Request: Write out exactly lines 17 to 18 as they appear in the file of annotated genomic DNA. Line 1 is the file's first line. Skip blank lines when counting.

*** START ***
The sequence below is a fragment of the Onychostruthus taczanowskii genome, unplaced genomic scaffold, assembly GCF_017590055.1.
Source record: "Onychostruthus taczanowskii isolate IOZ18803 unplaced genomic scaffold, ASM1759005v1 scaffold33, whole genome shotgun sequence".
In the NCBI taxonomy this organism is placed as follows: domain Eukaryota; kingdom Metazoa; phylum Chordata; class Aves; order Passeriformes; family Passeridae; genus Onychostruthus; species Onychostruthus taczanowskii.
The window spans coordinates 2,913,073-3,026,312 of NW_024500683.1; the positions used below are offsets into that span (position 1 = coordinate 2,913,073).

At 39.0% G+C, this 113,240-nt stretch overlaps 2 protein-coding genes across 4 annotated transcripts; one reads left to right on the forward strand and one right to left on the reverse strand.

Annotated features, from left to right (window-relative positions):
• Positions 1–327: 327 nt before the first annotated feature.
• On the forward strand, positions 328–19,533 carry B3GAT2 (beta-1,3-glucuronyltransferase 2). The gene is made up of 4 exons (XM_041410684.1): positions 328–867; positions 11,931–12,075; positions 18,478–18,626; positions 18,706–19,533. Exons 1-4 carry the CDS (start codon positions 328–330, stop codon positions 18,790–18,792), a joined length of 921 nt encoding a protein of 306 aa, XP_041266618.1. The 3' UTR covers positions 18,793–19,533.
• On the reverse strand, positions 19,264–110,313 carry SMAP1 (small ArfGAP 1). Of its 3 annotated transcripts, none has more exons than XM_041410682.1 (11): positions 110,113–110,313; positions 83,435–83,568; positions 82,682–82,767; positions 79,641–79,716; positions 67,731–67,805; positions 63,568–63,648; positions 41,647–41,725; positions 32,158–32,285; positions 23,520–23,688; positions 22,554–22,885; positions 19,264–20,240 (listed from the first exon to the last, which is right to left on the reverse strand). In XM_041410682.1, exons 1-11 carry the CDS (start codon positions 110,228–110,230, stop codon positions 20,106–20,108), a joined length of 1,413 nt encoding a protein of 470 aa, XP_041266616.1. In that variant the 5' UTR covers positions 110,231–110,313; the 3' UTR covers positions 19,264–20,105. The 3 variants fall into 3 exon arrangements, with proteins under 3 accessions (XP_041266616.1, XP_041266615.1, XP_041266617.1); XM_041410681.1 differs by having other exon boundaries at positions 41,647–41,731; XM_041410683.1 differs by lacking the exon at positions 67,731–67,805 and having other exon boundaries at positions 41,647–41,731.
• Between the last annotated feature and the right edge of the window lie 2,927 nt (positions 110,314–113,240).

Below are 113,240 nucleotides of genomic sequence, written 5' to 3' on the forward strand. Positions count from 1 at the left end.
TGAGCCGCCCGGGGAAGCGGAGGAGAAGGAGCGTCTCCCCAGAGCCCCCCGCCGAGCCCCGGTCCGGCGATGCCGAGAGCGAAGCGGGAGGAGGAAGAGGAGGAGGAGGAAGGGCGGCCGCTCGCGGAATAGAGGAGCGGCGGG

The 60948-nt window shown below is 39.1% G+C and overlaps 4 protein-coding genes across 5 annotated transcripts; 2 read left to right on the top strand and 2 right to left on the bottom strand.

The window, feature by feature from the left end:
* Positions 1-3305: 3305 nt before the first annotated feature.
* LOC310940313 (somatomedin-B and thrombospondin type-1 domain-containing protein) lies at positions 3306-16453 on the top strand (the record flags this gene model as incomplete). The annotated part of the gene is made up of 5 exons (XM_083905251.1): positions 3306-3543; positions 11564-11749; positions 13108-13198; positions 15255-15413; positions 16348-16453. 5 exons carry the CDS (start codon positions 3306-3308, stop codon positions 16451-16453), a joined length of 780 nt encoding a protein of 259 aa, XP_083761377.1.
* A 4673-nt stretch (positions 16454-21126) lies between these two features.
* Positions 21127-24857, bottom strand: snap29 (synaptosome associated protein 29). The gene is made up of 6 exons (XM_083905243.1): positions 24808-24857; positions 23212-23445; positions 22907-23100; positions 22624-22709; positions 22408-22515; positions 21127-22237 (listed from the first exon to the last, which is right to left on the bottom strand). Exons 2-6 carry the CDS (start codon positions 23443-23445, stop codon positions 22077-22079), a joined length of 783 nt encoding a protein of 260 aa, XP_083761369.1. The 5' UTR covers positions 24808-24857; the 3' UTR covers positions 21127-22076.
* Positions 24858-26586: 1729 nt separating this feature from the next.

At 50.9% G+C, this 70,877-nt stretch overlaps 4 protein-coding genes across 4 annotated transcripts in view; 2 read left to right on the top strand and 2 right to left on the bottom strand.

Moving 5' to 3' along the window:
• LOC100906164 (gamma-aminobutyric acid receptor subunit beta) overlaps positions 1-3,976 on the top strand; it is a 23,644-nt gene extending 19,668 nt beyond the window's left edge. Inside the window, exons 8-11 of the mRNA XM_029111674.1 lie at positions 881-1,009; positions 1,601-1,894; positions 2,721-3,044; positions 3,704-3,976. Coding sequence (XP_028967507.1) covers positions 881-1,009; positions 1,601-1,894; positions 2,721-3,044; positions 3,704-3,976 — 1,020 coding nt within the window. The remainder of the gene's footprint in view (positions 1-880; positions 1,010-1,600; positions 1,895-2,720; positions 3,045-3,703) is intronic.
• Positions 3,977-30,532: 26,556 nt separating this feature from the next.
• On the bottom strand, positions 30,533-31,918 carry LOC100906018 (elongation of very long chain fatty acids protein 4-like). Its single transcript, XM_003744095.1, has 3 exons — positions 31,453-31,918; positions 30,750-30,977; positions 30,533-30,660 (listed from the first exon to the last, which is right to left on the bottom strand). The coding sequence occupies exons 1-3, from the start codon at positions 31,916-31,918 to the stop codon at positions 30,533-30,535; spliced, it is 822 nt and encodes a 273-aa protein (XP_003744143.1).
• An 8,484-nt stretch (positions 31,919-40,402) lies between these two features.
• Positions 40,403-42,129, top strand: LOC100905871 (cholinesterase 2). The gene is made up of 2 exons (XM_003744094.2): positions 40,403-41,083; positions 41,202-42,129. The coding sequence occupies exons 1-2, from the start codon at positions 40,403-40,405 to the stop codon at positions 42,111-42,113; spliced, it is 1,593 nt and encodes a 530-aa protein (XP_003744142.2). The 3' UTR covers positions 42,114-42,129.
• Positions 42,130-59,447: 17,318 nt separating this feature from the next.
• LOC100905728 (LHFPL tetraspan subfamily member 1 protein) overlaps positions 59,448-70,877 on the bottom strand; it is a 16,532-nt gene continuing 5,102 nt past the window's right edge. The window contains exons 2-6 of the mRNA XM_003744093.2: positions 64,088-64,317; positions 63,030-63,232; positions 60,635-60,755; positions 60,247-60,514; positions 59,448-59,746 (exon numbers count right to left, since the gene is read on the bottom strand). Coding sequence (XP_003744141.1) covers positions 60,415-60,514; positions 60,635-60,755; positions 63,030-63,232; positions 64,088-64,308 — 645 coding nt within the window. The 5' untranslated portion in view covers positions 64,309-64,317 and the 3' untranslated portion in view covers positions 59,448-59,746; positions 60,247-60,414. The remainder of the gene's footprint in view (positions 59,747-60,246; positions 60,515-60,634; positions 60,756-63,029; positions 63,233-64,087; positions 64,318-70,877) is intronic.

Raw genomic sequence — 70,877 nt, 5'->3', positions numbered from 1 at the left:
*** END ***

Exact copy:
* A 4673-nt stretch (positions 16454-21126) lies between these two features.
* Positions 21127-24857, bottom strand: snap29 (synaptosome associated protein 29). The gene is made up of 6 exons (XM_083905243.1): positions 24808-24857; positions 23212-23445; positions 22907-23100; positions 22624-22709; positions 22408-22515; positions 21127-22237 (listed from the first exon to the last, which is right to left on the bottom strand). Exons 2-6 carry the CDS (start codon positions 23443-23445, stop codon positions 22077-22079), a joined length of 783 nt encoding a protein of 260 aa, XP_083761369.1. The 5' UTR covers positions 24808-24857; the 3' UTR covers positions 21127-22076.